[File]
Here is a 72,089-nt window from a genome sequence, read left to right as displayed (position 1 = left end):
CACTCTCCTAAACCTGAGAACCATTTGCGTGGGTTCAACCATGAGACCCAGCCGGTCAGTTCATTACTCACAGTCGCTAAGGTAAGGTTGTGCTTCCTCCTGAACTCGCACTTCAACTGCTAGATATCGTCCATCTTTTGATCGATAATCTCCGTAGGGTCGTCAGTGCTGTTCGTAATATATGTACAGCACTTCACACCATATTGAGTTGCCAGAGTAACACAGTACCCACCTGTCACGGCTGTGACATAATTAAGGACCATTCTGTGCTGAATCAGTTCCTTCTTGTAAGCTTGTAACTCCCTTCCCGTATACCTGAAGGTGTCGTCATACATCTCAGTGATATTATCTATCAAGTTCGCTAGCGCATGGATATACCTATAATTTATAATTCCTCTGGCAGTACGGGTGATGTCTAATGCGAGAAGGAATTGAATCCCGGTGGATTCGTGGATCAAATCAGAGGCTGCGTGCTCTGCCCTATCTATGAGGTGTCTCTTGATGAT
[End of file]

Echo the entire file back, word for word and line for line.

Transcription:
Here is a 72,089-nt window from a genome sequence, read left to right as displayed (position 1 = left end):
CACTCTCCTAAACCTGAGAACCATTTGCGTGGGTTCAACCATGAGACCCAGCCGGTCAGTTCATTACTCACAGTCGCTAAGGTAAGGTTGTGCTTCCTCCTGAACTCGCACTTCAACTGCTAGATATCGTCCATCTTTTGATCGATAATCTCCGTAGGGTCGTCAGTGCTGTTCGTAATATATGTACAGCACTTCACACCATATTGAGTTGCCAGAGTAACACAGTACCCACCTGTCACGGCTGTGACATAATTAAGGACCATTCTGTGCTGAATCAGTTCCTTCTTGTAAGCTTGTAACTCCCTTCCCGTATACCTGAAGGTGTCGTCATACATCTCAGTGATATTATCTATCAAGTTCGCTAGCGCATGGATATACCTATAATTTATAATTCCTCTGGCAGTACGGGTGATGTCTAATGCGAGAAGGAATTGAATCCCGGTGGATTCGTGGATCAAATCAGAGGCTGCGTGCTCTGCCCTATCTATGAGGTGTCTCTTGATGAT